Wednesday, March 18, 2009

American Idol

It’s country week on American Idol, and nothing can show up the judges to be as completely unhinged, inarticulate, and clueless as a genre they don’t know and have all kinds of assumptions about. Namely, country.

I will go on record here as saying that I am an unabashed lover of country music. Yes, its politics at times make me change the station, or get annoyed at the artist (I’m talking to you Toby Keith, Aaron Tippen, Lee Greenwood and Darryl Worley), but then, like an annoying relative, you can’t really dislike them totally because there’s always something you do they like. For me, country is about stories, voices, and harmony. And it’s pretty catchy. So yeah, I consider myself an aficionado.

But when country week rolls around, it’s like listening to bakers talk about making missiles, because those judges just flip over themselves to sound like they know what they’re talking about. And between their assumptions about what country stands for, what each contestant “is”, it’s more fun than the rodeo.

My tipping point came this week when Adam Lambert sang “Ring of Fire”. I’d already been primed by Michael Sarver’s downright shaky bordering on bad rendition of “Ain’t goin’ down til the sun comes up”, where he tried to excuse himself by saying “it’s fun, it’s country” as if that excused him from any kind of breathing, phrasing, or even staying on pitch. And Kara, she of seemingly no knowledge of country music at all, more or less agreed. (!). But what got me was the thing that always does with this show—the judges ask for something—this time, originality—and when they get it, they hate it. No sooner had the last contestant performed and been told that he had to be more “original” and himself than Adam Lambert came on and completely blew everyone away with a re-imagined version of “Ring of Fire” that completely suited him. And of course—he was criticized – I love this--for being weird, by Kara, and was insulted by Simon. Because what the judges mean by “different” is “same as what’s on the radio right now” and “put your spin on it” means “make it sound like what’s on the radio right now as you would sound doing it”. God forbid anyone like Lucinda Williams, John Prine, or Steve Earle would have to stand up in front of Kara or Simon.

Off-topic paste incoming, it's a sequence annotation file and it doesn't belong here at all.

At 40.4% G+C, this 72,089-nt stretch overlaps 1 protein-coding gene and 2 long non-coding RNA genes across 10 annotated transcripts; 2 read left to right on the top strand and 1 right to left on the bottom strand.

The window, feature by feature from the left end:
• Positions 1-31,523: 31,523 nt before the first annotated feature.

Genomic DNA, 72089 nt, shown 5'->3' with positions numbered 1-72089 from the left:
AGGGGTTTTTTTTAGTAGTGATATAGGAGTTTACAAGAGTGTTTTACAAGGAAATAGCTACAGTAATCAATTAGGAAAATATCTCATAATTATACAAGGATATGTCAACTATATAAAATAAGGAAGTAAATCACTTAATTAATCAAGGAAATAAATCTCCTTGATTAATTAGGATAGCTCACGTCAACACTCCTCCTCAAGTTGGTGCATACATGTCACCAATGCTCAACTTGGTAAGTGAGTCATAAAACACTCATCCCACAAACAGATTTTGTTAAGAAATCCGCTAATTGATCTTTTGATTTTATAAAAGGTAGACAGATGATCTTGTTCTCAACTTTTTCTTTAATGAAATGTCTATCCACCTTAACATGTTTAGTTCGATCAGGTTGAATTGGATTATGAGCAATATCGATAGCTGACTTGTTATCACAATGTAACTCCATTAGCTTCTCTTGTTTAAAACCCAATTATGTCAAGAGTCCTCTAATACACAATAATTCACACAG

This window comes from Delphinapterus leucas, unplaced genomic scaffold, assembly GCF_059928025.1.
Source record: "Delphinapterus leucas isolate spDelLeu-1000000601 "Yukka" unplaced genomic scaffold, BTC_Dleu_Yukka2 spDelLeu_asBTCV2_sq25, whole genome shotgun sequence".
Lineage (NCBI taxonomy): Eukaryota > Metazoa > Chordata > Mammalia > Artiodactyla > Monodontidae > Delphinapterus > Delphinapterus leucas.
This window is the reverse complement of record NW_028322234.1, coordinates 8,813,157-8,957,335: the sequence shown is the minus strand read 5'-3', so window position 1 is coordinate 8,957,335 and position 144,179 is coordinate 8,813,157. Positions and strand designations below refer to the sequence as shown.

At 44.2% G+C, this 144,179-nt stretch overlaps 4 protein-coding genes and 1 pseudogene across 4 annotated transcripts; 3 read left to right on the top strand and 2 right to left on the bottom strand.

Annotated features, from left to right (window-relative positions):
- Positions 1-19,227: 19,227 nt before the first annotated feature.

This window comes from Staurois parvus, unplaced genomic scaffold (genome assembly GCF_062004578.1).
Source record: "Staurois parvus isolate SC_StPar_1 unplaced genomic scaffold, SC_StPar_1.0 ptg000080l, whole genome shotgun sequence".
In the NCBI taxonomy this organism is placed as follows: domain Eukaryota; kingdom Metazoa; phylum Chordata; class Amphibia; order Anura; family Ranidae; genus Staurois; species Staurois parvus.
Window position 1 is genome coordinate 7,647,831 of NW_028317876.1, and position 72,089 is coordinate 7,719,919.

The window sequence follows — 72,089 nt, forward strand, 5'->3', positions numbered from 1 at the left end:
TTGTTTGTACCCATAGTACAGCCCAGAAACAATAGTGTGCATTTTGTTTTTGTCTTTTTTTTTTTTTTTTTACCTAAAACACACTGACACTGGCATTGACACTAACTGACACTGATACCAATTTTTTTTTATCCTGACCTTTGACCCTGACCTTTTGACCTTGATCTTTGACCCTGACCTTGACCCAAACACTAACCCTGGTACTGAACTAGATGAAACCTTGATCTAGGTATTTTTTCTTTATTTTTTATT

Case in point, Matt Giruad. Nice, not earth shattering, and very contemporary. But it got one of the best responses of the night. I know this is not new to this show. What the judges are figuring out how to do is encourage these people to figure out who they are while at the same time remaining a salable commodity--not an easy task (and they did earn some respect for calling out the over-sung version of Jolene, which Alexis Grace wielded like a baseball bat and thwacked it against a wall a few times, and then was told by Kara that she lost her edge and should sing one of two Carrie Underwood songs). It really gets my hackles, up, though, when someone goes out on a limb artistically and gets called weird and strange. ESPECIALLY on a Johnny Cash song. He friggin’ covered nine inch nails! And even more, Adam kind of nailed it. If there’s anyone who probably would’ve appreciated that version, it’s Johnny Cash. And to lambaste someone for doing what you’ve asked, mainly stay true to himself and his sound, well, that’s just not country. Be original, but please, don’t do anything we haven’t seen before.

And an Idol PS from Yahoo:
Paula Abdul had six #1 hits between 1989 and 1991, when she vied with Madonna and Janet Jackson as the hottest female singer in the business. That means that Abdul has had as many #1 singles all by herself as every Idol contestant who has ever competed on the show, combined. Think of that the next time someone (Simon Cowell, perhaps) suggests she's an airhead.

Who knew?

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